CGI Federal Director Stacy Dawn contributed to this article.
According to a Cyber Seek dashboard published in 2022, there are currently over 700,000 cybersecurity vacancies in the United States. While this is good news for skilled cybersecurity professionals, it can be bad news for federal agencies, which often struggle to compete with large companies in attracting and retaining cyber talent.
The United States is a connected ecosystem of data, systems and technology that is under constant threat of intentional and unintentional disruptions to service. It requires specific cybersecurity training to detect, prevent or mitigate the risks associated with these threats.
Key actions that we can take to identify talent and train professionals to be part of the cybersecurity front lines include:
Mentor individuals with potential. Qualified candidates are not born, they are made. Once you have identified individual candidates, find mentors for them—from the ranks of leadership, subject matter experts or peers. Not only will you sharpen your already-identified talent, you might discover others.
Mentoring can begin as early as primary and intermediate school, with clubs and courses, which provide opportunities for the students to engage professionals within the community. CGI has multiple programs that support online and in-person opportunities to support students and adults with training and skills in coding and technology. STEM programs are more accessible today than ever, and organizations—including ours—are targeting underserved communities for STEM programs.
Identify non-traditional candidates. Look for capability rather than experience. Active-duty military members, military spouses and military retirees are prime candidates for security training and jobs. People who are leaving shrinking industries such as manufacturing are ripe for retraining opportunities.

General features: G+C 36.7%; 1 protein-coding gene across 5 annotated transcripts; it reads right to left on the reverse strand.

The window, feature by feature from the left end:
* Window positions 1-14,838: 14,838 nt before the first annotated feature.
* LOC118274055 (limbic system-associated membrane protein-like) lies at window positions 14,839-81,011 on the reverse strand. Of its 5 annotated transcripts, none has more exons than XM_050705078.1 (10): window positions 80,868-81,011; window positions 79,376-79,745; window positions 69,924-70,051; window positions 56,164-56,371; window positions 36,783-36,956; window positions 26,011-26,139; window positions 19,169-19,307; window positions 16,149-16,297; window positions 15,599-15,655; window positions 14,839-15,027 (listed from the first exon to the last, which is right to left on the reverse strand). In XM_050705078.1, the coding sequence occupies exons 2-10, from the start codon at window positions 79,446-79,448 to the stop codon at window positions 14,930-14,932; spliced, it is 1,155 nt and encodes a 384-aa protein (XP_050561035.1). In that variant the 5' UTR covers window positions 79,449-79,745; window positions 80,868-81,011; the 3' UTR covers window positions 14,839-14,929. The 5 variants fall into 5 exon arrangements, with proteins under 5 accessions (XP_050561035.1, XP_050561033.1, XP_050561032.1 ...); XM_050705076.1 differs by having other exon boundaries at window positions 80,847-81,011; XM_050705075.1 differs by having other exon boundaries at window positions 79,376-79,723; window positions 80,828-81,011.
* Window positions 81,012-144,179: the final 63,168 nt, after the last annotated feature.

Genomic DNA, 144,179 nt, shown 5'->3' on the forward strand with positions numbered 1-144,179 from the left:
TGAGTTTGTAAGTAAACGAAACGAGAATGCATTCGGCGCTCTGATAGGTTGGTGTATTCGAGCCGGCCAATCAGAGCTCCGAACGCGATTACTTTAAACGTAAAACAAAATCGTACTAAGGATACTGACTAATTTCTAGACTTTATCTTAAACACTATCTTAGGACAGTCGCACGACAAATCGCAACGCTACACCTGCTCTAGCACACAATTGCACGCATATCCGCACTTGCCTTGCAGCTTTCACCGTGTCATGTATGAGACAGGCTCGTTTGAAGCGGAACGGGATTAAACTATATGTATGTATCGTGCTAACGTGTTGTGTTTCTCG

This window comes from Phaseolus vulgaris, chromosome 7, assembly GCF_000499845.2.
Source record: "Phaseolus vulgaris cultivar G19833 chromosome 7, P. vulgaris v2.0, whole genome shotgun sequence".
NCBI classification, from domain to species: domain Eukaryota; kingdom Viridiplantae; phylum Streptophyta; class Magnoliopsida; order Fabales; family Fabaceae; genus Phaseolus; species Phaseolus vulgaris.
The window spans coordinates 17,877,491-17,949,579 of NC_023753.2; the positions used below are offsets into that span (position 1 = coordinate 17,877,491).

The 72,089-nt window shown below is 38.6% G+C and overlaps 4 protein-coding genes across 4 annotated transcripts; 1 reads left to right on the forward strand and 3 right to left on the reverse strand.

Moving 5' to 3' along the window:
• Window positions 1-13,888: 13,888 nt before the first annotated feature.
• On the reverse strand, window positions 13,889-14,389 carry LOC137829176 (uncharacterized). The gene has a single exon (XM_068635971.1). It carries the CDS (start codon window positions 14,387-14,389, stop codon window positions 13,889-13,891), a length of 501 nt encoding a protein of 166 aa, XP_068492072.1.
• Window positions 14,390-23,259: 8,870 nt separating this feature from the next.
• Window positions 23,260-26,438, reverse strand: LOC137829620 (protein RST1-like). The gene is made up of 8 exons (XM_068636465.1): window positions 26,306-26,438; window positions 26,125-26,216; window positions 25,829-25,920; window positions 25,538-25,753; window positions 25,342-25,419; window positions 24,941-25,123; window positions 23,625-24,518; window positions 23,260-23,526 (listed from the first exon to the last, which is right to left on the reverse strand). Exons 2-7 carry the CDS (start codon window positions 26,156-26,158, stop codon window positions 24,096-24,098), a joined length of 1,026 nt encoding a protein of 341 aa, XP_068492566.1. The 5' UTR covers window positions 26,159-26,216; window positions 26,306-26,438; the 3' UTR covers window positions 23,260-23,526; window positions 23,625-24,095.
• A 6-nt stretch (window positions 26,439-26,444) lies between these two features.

CGI has implemented hiring programs that identify candidates with core skills and aptitude. We place them in accelerated boot-camp training that gain the skills and capabilities to fill organizational gaps, particularly in the area of cybersecurity. Rather than trying to find scarce professionals and competing to hire them, we create them ourselves.
Remember retention. Attracting talent and keeping it are different matters. Surveys, such as an informal poll of 50 participants at the Huntsville Cyber Summit, reveal that opportunities for growth and corporate social responsibility are more often cited than pay as reasons employees stay with an organization. Take generational differences into account—motivations for working and what we value evolves over the course of a career.
Create pipelines early. It is never too soon to engage students in security and technology learning. STEM and STEAM are becoming more relevant in elementary and middle school education, leading to the beginnings of a career path in high school and college. Underserved communities benefit from early introduction to technology and skill building. STEM programs, like robotics, coding, and web design introduce students to core technology concepts with hands-on learning activities.
Shortage? More like short-sighted
For well over a century, changes in dominant industries, technologies and demographics have rippled out into a constant state of flux for the workforce. The latest drive to bring more people into cybersecurity is just a recent manifestation of that dynamic.
Organizations have options to look beyond and redefine the parameters of education, certifications and experience that have typically defined cybersecurity professionals. Solving the skills gap in the federal government may depend on doing just that.